In addition, tailings storage facilities are at risk from seismic activity, as Indonesia is located in one of the most seismically active areas in the world (the “Ring of Fire”). The Philippines (e.g., Rio Tuba) and New Caledonia (e.g., Goro) face similar problems due to limited space, poor waste management, and legacy issues.
Indigenous peoples and their traditional livelihoods are substantially damaged by these examples of poor waste management. In Indonesia, a lot of the local population near nickel operations rely on farming and fishing, and water pollution can have a direct impact on local health through food and drinking water. Mass fish deaths are also associated with DSTD due to spills, as happened at the Ramu nickel project in Papua New Guinea and Goro nickel project in New Caledonia. Ambarnaya river in Russia, which was polluted by a major spill in 2020, is one of the main sources of food for indigenous people, who fish there.
According to ISS ESG’s Norm-Based Research, Indigenous Rights is among the most common mining-related controversies in the largest nickel-producing countries (Figure 9). However, Workplace Related controversies, including working conditions, workplace discrimination, and workplace health and safety, are also critical issues for nickel mining. According to JATAM, Indonesia’s Mining Advocacy Network, there have been 10 deaths since 2020, including deaths by suffocation and falling into a hot slag. There have been concerns and protests over poor working conditions and safety issues, which resulted in two workers killed.
Figure 9: Controversies Related to Mining in the Largest Producing Countries, by Theme
Note: Data as of 13/03/2023
Source: ISS ESG Norms-Based Research (NBR)
Nickel production is a GHG- and energy-intensive process. GHG intensity for battery nickel (Class 1) is lowest when nickel is extracted from sulfide deposits, which usually are a higher grade and easier to process than nickel from laterite deposits (Figure 10). Sulfide deposits, however, are harder and more expensive to explore and mine. Indonesia does not have any sulfide deposits and therefore produces nickel only from laterite deposits, which is more GHG intensive. Most existing projects use High Pressure Acid Leaching (HPAL), but with the rising demand for battery grade nickel, some nickel producers, such as Tsingshan, have started producing nickel matte from Nickel Pig Iron (NPI), which is more than three times more GHG intensive than HPAL.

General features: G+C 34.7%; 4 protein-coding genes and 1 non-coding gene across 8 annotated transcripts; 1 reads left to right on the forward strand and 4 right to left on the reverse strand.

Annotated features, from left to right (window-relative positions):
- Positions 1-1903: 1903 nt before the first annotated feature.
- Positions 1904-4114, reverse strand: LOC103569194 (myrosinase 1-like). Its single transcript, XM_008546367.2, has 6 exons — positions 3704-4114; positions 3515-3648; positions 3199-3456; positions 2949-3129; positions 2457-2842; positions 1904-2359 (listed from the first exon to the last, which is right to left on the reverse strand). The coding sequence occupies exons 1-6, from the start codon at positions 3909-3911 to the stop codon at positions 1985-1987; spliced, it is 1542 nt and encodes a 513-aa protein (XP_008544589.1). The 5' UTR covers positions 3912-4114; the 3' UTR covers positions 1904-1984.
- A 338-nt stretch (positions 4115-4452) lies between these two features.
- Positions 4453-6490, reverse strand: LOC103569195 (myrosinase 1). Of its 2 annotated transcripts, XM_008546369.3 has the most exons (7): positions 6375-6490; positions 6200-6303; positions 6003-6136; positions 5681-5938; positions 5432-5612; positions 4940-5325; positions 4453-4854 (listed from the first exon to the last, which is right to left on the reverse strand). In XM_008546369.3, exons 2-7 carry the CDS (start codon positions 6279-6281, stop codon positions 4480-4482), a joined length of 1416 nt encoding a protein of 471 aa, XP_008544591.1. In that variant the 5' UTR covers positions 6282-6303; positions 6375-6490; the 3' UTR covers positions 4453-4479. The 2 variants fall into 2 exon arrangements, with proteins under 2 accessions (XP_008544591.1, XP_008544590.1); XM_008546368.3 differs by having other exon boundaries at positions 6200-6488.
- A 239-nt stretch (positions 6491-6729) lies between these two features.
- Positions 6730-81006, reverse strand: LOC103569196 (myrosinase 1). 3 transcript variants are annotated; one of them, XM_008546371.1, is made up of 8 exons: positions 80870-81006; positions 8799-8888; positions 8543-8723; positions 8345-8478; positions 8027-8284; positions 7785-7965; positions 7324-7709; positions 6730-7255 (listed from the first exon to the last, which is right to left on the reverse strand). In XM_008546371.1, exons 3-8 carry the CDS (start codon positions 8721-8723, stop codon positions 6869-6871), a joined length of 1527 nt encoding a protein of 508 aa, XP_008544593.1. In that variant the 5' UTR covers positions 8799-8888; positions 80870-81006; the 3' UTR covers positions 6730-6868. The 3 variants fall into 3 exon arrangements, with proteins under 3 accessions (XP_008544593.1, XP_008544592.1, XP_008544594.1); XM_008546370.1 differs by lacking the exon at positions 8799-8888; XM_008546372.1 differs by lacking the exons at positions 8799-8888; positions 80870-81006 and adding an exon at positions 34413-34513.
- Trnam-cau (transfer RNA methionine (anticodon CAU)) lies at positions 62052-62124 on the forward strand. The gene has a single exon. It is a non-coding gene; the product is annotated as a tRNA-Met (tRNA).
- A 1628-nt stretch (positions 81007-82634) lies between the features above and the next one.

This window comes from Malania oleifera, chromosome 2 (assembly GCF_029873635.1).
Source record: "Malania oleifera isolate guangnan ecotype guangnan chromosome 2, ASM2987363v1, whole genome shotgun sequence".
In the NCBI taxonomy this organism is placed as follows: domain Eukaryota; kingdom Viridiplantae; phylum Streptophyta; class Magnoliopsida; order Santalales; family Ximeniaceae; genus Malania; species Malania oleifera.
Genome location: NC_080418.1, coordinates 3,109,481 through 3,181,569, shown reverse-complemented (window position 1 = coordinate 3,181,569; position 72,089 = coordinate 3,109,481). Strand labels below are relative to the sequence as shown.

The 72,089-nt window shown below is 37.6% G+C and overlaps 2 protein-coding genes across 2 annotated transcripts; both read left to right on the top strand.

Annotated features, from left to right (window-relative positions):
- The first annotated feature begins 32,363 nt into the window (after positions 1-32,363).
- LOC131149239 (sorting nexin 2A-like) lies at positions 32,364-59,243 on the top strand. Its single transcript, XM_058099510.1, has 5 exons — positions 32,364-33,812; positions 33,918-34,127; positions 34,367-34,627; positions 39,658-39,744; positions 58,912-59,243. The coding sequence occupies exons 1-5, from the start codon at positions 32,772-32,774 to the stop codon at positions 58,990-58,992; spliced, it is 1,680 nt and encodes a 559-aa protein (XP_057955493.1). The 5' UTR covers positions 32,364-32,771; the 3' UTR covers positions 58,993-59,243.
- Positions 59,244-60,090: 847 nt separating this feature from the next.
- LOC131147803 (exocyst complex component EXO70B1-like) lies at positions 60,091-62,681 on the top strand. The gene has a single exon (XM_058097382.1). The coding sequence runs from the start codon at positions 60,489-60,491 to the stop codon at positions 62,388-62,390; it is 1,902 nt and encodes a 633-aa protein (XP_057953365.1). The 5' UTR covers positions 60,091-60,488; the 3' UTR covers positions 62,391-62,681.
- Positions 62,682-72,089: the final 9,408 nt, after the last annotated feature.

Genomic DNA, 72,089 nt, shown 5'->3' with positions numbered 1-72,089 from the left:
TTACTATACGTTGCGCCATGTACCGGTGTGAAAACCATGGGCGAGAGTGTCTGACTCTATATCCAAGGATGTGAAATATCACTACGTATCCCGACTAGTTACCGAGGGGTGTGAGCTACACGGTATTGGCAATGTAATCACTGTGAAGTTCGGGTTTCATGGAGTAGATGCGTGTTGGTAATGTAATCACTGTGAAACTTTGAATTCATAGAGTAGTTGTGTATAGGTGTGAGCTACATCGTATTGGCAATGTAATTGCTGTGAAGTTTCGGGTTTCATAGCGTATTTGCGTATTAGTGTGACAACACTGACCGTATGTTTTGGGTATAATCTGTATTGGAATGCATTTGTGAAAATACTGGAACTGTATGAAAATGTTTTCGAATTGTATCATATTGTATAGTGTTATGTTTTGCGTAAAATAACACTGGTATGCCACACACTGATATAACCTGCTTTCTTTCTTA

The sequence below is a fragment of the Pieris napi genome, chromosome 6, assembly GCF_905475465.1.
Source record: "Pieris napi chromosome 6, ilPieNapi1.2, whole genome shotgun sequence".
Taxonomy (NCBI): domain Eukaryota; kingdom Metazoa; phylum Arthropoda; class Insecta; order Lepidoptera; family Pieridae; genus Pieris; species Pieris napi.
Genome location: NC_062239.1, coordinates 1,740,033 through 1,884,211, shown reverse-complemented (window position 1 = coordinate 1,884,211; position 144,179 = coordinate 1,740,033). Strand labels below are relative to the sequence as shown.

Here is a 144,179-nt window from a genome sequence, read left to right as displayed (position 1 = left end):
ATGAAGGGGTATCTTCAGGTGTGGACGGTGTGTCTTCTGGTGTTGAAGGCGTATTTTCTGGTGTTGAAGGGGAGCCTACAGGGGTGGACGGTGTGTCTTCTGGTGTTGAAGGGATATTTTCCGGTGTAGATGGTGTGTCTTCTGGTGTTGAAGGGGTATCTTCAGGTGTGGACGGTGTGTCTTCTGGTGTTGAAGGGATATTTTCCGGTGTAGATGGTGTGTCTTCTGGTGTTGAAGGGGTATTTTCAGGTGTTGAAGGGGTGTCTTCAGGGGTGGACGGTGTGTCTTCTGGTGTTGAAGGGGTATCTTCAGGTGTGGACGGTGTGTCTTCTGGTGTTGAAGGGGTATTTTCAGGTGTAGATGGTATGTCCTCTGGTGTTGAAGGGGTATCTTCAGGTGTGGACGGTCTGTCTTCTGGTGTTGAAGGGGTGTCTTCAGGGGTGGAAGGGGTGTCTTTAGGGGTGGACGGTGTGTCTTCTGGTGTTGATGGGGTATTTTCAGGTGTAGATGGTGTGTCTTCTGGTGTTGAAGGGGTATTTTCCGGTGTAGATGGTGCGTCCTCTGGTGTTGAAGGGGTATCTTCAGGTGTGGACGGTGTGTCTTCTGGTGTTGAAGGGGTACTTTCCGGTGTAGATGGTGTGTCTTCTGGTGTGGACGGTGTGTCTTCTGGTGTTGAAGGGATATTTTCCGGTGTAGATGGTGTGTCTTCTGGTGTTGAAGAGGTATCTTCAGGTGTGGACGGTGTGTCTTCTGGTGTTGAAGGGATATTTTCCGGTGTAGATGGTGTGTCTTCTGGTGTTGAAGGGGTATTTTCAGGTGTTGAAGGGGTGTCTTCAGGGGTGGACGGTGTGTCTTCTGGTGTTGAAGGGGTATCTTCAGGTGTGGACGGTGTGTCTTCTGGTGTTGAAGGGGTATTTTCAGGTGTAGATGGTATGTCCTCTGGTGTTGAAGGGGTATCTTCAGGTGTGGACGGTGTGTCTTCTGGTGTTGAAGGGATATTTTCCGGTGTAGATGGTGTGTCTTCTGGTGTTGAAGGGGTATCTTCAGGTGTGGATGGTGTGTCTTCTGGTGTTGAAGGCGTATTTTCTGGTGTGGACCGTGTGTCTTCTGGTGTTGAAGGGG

Figure 10: GHG emissions intensity for Class 1 nickel by resource type and processing route
ESG Ratings for Top Nickel-Producing Nations and Companies
Nickel-producing countries have middling-to-strong ESG ratings. Figure 11 shows ISS ESG’s Country Rating (which can range from A to D) for the top nickel-producing countries. While most of these countries have middling ESG grades, Australia and Canada stand out with strong grades of B-. Australia particularly stands apart when considering its significant reserves, highly developed mining code, and strong ESG grade.
Figure 11: Several Producing Nations Have Solid ESG Ratings
Note: na = not applicable – these countries are not rated by ISS ESG
Source: ISS ESG
However, it is interesting to note that Australia reports a higher number of controversies than its nickel-producing peers (Figure 12). While this may seem counter-intuitive, countries with greater political freedom and an independent press will sometimes show higher controversy counts, because of greater transparency levels. The low number of controversies in places such as Indonesia and Russia do not necessarily indicate an absence of environmental and labor rights issues but may mean that controversies are not being reported or cannot be verified. Nevertheless, the high number of environmental controversies in Australia does indicate the high impact of mining in that country.
Figure 12: Australia Shows a Higher Number of Controversies, Partly Due to Transparency
Source: ISS ESG
At corporate level, two nickel mining companies stand out as ESG leaders. Figure 13 shows the ISS ESG Corporate Rating for the world’s top 10 nickel miners. The UK-headquartered Anglo American and the French company Eramet score above their peers. BHP in Australia and Vale in Brazil also exhibit slightly-above-average scores.
Figure 13: Nickel Miners Have Mostly Middling ESG Ratings
Source: ISS ESG
For investors looking for exposure to this critical input to the green economy, a range of choices for positive ESG performance are already available. Unlike the supply-chain risk and related concerns identified in an earlier report on cobalt, there is a significant opportunity to diversify nickel production while also investing in solid ESG performers located in countries with respectable ESG profiles. Growth in this sector could therefore be relatively better for the environment than other metals critical for Net Zero.
Explore ISS ESG solutions mentioned in this report:
- Access to global data on country-level ESG performance is a key element both in the management of fixed income portfolios and in understanding risks for equity investors with exposure to emerging markets. Extend your ESG intelligence using the ISS ESG Country Rating and ISS ESG Country Controversy Assessments.
- Identify ESG risks and seize investment opportunities with the ISS ESG Corporate Rating.
- Assess companies’ adherence to international norms on human rights, labor standards, environmental protection and anti-corruption using ISS ESG Norm-Based Research.
By: Nicolaj Sebrell, CFA, Head of Energy, Materials, & Utilities, ISS ESG
Filip Veintimilla Ivanov, Analyst, Metals & Mining, ISS ESG